Local Health Systems: Relationships not structures
The Local Government Information Unit’s Local Democracy Research Centre report, there are calls for a reinvigorated role for local government as leaders of local health systems, to develop and strengthen relationships of trust, transparency and cooperation.
Local government either has a statutory responsibility for, or an influence on, much of what drives good health, including decent housing, environmental planning, education and skills provision, economic growth, and public health, as well as social care for adults and children. But to achieve the goals of improved long-term outcomes across communities will require a step change in the role that councils play within local systems for health. To do this, we need both renewed local leadership and an adequate supply of funding.
In the Local Government Information Unit’s Local Democracy Research Centre report, Local Health Systems: Relationships not structures there are calls for a reinvigorated role for local government as leaders of local health systems, to develop and strengthen relationships of trust, transparency and cooperation.
Looking at health and care through a systems lens reveals a wealth of connections and opportunities to achieve better outcomes, as can be seen in the three case studies within the report.
Systems are also complex and changing, with multiple inputs and feedback loops, and control distributed across multiple stakeholders. The paper is a timely exploration of the strategies, skills, and toolkit for effective working within systems. It also highlights some of the key barriers towards greater integration across systems, including:
- a culture of risk aversion among many in leadership positions;
- a chronic shortage of capacity within local government;
- a broken funding system for councils; and
- institutional disconnect between agencies involved in health and wellbeing.
With a particular focus on local government’s role in health and care systems, the paper includes learning points relevant to any systems leader. The breadth of local government’s responsibilities, and its key role in care provision, suggests that this is where the greatest opportunities lie.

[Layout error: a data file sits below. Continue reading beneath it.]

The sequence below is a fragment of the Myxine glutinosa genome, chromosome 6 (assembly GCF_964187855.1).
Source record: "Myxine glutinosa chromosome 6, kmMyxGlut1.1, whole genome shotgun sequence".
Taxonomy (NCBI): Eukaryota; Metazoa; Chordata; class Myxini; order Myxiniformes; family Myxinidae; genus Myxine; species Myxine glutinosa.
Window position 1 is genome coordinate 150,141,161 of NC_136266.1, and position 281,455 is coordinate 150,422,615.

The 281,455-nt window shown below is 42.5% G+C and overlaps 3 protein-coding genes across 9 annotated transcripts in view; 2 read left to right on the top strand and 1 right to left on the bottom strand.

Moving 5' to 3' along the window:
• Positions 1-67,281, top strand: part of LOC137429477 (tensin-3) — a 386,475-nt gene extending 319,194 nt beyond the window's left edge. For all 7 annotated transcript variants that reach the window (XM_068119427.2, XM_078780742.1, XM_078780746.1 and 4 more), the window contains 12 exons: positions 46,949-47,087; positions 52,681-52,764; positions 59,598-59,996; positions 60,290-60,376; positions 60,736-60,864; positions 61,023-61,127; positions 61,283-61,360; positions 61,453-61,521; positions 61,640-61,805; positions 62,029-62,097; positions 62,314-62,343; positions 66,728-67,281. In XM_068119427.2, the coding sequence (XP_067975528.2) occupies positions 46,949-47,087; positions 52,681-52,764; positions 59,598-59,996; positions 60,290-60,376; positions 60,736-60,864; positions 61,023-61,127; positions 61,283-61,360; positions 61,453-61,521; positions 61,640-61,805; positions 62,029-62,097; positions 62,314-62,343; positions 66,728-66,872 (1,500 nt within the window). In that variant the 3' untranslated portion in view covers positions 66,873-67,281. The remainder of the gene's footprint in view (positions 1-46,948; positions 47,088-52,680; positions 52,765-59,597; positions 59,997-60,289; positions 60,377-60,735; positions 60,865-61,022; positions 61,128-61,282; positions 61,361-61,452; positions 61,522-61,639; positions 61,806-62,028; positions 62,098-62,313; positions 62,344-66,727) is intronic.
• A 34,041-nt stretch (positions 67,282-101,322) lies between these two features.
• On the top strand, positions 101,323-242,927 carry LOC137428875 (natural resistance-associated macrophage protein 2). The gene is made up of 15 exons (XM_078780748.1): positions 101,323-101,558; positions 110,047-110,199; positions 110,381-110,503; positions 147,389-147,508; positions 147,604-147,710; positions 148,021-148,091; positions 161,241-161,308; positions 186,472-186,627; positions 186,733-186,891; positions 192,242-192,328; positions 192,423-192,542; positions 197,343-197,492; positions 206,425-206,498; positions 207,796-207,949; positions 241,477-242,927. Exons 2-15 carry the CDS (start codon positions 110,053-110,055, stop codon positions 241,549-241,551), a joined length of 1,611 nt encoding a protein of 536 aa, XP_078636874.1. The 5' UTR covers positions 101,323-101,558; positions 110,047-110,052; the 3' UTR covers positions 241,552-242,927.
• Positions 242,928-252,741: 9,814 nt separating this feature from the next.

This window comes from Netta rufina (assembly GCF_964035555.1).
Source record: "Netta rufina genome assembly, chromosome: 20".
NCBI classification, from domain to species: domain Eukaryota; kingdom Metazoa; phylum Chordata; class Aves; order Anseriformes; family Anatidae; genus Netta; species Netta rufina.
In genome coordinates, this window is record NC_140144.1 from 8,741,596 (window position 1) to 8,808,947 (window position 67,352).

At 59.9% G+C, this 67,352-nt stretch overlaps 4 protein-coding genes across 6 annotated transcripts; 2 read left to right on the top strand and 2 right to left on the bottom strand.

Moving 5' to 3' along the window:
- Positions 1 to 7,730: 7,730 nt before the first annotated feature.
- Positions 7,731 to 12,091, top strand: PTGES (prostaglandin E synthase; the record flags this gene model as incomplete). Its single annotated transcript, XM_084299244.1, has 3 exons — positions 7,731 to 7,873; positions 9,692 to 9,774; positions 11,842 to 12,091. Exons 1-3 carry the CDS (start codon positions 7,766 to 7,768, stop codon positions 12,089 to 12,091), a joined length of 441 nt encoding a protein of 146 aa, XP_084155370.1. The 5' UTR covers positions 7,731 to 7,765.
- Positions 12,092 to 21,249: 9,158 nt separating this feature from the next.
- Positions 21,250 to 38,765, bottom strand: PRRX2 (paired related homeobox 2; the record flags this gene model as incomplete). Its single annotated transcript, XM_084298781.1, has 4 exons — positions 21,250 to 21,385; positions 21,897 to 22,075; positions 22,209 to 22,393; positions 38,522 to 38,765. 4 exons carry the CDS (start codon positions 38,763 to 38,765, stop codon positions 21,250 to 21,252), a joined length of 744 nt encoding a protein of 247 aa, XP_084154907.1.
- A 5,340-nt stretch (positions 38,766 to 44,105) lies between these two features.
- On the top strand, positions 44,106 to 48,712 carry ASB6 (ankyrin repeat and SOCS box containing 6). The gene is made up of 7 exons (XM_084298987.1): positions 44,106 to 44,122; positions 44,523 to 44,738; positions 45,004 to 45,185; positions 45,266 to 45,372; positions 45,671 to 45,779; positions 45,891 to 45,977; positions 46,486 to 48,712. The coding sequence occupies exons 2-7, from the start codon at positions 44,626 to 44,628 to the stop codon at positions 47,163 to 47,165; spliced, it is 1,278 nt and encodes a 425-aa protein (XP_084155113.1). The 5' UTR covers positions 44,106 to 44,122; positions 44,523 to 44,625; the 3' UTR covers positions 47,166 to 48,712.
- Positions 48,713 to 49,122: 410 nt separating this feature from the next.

Local government is also the point at which citizens will most frequently connect with public services forming part of our health and care systems. Systems run on feedback, and so this intersection is essential to responding to needs at place.
All of this has implications for leadership at all levels and in all parts of health and care systems. Leadership in systems is certainly a practice, and not a position, and through the research carried out by LGiU, made possible by funding provided by Browne Jacobson, the key features of effective leadership are highlighted.
I’ve spent a large part of my time in recent years with internal and external colleagues exploring what integrated care systems will look like and how to prepare for their introduction (not to mention speculating on when that would happen!). But I’ve always considered it essential to spend time on the ‘why’ too – the outcomes we’re trying to achieve for citizens, service users and workforce. In my experience that’s what inspires and excites and will ultimately produce a system that is understood by those working in it and using it while delivering the best outcomes.
It has been a pleasure working with LGiU, to take what feels to me like a natural next step and explore what effective leadership within these evolving health and care systems will look like, and what we can do to maximise their ability to meet the purpose for which they exist.
If you would like to discuss the key themes of the report or explore how the findings could be implemented in your organisation, please get in touch.